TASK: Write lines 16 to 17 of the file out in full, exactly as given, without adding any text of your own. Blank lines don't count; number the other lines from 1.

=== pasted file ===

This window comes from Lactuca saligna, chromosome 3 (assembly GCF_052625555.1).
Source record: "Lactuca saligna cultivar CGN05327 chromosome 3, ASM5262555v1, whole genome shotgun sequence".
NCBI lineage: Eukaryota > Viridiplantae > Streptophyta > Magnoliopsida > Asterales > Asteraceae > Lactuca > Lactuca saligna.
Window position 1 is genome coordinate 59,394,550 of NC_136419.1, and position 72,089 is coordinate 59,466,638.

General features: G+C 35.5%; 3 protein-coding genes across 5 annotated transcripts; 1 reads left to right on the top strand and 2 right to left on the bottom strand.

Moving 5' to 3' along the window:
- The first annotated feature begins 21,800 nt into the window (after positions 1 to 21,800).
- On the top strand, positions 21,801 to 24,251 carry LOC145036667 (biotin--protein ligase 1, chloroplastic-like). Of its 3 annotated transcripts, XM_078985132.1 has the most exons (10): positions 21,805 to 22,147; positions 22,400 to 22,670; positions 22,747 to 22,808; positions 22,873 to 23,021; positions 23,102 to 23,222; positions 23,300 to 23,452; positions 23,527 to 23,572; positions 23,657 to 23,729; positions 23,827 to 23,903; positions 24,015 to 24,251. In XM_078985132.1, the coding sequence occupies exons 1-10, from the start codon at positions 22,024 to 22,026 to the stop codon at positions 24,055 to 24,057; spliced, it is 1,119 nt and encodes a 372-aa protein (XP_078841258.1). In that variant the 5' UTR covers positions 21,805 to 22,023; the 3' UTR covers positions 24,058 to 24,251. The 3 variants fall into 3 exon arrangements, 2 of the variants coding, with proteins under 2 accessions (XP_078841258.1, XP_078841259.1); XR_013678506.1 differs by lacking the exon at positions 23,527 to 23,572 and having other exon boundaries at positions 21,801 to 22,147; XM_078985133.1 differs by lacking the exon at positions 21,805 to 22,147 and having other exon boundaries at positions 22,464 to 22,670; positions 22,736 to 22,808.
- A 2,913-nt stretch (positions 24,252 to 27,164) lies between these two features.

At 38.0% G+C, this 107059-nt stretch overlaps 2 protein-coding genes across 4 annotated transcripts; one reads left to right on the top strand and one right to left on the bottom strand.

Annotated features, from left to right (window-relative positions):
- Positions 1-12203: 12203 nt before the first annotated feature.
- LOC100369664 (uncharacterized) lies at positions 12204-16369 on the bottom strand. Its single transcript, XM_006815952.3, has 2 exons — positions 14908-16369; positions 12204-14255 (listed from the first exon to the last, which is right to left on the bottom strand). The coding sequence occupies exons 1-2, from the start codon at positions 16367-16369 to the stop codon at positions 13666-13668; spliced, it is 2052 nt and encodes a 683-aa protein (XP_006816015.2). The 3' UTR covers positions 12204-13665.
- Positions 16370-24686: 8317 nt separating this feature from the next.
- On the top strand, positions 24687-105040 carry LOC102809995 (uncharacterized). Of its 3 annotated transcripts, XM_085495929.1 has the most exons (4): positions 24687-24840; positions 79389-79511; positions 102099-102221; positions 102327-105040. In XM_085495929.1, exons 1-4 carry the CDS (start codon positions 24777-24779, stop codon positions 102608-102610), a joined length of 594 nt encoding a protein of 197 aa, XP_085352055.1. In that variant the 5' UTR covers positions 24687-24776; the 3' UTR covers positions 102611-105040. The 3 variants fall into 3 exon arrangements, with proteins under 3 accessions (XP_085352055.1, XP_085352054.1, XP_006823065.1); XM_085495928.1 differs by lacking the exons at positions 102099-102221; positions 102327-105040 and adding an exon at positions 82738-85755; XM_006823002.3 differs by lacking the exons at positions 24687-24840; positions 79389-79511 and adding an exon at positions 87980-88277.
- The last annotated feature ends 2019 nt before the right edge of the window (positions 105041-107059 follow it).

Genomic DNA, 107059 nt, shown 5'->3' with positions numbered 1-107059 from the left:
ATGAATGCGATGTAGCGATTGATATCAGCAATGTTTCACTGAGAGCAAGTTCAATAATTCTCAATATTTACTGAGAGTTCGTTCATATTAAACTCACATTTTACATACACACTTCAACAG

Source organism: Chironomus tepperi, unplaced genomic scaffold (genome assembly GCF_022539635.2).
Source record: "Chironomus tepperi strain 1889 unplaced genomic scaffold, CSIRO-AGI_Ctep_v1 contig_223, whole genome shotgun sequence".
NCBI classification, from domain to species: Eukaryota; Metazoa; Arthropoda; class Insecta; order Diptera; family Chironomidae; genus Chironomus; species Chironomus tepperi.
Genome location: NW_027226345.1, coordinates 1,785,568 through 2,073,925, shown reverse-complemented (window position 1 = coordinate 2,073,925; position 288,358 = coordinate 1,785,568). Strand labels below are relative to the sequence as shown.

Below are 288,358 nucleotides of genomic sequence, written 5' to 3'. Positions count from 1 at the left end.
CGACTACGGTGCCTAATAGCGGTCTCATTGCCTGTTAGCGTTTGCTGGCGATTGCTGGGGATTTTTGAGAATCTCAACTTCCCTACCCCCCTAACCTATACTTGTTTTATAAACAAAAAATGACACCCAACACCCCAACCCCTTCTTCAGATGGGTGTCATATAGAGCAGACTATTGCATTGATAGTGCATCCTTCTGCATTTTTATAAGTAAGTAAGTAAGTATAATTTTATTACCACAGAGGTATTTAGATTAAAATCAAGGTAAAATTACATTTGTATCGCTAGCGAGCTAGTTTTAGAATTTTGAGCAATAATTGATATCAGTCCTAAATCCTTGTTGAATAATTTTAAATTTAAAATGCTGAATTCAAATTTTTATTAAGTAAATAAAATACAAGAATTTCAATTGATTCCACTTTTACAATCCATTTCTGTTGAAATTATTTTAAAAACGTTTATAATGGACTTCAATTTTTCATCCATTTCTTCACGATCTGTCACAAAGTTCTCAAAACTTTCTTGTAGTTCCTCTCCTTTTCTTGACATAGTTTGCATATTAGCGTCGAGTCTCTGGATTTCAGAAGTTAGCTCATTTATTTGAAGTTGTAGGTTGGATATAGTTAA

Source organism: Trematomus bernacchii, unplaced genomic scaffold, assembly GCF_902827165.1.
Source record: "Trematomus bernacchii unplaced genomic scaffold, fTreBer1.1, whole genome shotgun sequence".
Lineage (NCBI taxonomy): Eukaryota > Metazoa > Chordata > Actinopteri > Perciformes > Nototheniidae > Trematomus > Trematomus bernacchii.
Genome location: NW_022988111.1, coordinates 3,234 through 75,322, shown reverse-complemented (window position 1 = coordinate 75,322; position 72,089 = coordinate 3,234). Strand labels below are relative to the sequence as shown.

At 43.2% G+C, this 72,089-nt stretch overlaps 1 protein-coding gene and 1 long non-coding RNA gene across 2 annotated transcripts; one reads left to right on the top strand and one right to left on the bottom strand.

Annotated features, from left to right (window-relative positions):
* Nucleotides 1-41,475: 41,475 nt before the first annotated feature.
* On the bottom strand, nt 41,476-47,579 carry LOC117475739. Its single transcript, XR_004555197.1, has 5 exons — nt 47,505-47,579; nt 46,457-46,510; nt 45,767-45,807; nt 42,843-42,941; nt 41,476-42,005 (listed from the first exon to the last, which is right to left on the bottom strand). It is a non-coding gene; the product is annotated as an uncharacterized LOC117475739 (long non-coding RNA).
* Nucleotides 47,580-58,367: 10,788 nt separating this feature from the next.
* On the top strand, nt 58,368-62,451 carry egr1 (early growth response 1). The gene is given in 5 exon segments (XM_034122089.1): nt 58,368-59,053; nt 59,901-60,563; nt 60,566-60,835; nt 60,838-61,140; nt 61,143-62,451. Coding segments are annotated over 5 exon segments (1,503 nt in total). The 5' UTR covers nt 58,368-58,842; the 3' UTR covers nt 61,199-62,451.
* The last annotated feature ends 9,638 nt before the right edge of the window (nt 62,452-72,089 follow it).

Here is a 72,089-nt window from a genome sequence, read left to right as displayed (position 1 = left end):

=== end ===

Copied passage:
- The last annotated feature ends 2019 nt before the right edge of the window (positions 105041-107059 follow it).

Genomic DNA, 107059 nt, shown 5'->3' with positions numbered 1-107059 from the left: